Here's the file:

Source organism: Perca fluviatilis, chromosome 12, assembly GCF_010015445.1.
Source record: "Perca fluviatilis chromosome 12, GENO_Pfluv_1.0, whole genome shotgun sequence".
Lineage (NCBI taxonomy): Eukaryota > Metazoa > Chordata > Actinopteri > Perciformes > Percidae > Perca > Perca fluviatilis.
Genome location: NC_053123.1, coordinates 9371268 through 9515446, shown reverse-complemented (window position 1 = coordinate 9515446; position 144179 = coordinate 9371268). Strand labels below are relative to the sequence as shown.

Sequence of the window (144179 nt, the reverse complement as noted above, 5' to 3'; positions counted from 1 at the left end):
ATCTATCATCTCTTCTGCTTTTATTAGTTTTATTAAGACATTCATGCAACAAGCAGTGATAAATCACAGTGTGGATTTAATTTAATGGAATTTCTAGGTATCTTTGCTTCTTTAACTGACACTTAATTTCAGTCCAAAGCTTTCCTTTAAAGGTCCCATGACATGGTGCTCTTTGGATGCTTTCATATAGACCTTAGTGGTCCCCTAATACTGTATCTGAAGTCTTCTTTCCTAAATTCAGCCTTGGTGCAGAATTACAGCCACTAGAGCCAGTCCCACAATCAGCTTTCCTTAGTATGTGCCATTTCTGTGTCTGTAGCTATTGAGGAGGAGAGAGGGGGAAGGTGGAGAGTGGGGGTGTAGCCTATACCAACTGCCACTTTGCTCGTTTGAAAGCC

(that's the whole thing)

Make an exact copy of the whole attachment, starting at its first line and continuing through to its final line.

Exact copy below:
Source organism: Perca fluviatilis, chromosome 12, assembly GCF_010015445.1.
Source record: "Perca fluviatilis chromosome 12, GENO_Pfluv_1.0, whole genome shotgun sequence".
Lineage (NCBI taxonomy): Eukaryota > Metazoa > Chordata > Actinopteri > Perciformes > Percidae > Perca > Perca fluviatilis.
Genome location: NC_053123.1, coordinates 9371268 through 9515446, shown reverse-complemented (window position 1 = coordinate 9515446; position 144179 = coordinate 9371268). Strand labels below are relative to the sequence as shown.

Sequence of the window (144179 nt, the reverse complement as noted above, 5' to 3'; positions counted from 1 at the left end):
ATCTATCATCTCTTCTGCTTTTATTAGTTTTATTAAGACATTCATGCAACAAGCAGTGATAAATCACAGTGTGGATTTAATTTAATGGAATTTCTAGGTATCTTTGCTTCTTTAACTGACACTTAATTTCAGTCCAAAGCTTTCCTTTAAAGGTCCCATGACATGGTGCTCTTTGGATGCTTTCATATAGACCTTAGTGGTCCCCTAATACTGTATCTGAAGTCTTCTTTCCTAAATTCAGCCTTGGTGCAGAATTACAGCCACTAGAGCCAGTCCCACAATCAGCTTTCCTTAGTATGTGCCATTTCTGTGTCTGTAGCTATTGAGGAGGAGAGAGGGGGAAGGTGGAGAGTGGGGGTGTAGCCTATACCAACTGCCACTTTGCTCGTTTGAAAGCC